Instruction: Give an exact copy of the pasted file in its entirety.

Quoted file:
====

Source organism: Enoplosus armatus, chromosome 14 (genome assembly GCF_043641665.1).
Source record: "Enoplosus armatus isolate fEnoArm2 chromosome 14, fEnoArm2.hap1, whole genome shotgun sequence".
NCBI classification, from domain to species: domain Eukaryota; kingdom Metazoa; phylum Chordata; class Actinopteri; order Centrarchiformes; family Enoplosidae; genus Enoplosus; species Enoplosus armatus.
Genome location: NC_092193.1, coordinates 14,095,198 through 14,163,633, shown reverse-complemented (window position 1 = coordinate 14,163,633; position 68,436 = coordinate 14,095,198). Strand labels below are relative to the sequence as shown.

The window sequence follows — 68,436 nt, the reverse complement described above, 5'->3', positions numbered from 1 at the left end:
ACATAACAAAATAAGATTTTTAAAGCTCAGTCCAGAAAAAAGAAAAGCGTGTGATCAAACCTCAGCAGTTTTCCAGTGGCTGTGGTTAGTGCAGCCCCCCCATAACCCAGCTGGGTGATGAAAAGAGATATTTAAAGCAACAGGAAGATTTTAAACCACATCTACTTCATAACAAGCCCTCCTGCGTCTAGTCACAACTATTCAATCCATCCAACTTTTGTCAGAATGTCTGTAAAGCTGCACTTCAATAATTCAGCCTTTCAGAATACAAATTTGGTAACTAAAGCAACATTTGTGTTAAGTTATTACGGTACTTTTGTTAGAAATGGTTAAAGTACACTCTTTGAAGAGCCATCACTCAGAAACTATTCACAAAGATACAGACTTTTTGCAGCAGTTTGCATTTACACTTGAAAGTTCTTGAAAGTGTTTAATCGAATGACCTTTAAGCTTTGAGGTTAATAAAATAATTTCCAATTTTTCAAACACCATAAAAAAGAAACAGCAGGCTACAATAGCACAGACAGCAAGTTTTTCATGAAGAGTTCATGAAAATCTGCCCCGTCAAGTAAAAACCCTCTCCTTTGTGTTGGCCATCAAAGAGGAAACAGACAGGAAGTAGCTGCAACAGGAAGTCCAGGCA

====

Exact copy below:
Source organism: Enoplosus armatus, chromosome 14 (genome assembly GCF_043641665.1).
Source record: "Enoplosus armatus isolate fEnoArm2 chromosome 14, fEnoArm2.hap1, whole genome shotgun sequence".
NCBI classification, from domain to species: domain Eukaryota; kingdom Metazoa; phylum Chordata; class Actinopteri; order Centrarchiformes; family Enoplosidae; genus Enoplosus; species Enoplosus armatus.
Genome location: NC_092193.1, coordinates 14,095,198 through 14,163,633, shown reverse-complemented (window position 1 = coordinate 14,163,633; position 68,436 = coordinate 14,095,198). Strand labels below are relative to the sequence as shown.

The window sequence follows — 68,436 nt, the reverse complement described above, 5'->3', positions numbered from 1 at the left end:
ACATAACAAAATAAGATTTTTAAAGCTCAGTCCAGAAAAAAGAAAAGCGTGTGATCAAACCTCAGCAGTTTTCCAGTGGCTGTGGTTAGTGCAGCCCCCCCATAACCCAGCTGGGTGATGAAAAGAGATATTTAAAGCAACAGGAAGATTTTAAACCACATCTACTTCATAACAAGCCCTCCTGCGTCTAGTCACAACTATTCAATCCATCCAACTTTTGTCAGAATGTCTGTAAAGCTGCACTTCAATAATTCAGCCTTTCAGAATACAAATTTGGTAACTAAAGCAACATTTGTGTTAAGTTATTACGGTACTTTTGTTAGAAATGGTTAAAGTACACTCTTTGAAGAGCCATCACTCAGAAACTATTCACAAAGATACAGACTTTTTGCAGCAGTTTGCATTTACACTTGAAAGTTCTTGAAAGTGTTTAATCGAATGACCTTTAAGCTTTGAGGTTAATAAAATAATTTCCAATTTTTCAAACACCATAAAAAAGAAACAGCAGGCTACAATAGCACAGACAGCAAGTTTTTCATGAAGAGTTCATGAAAATCTGCCCCGTCAAGTAAAAACCCTCTCCTTTGTGTTGGCCATCAAAGAGGAAACAGACAGGAAGTAGCTGCAACAGGAAGTCCAGGCA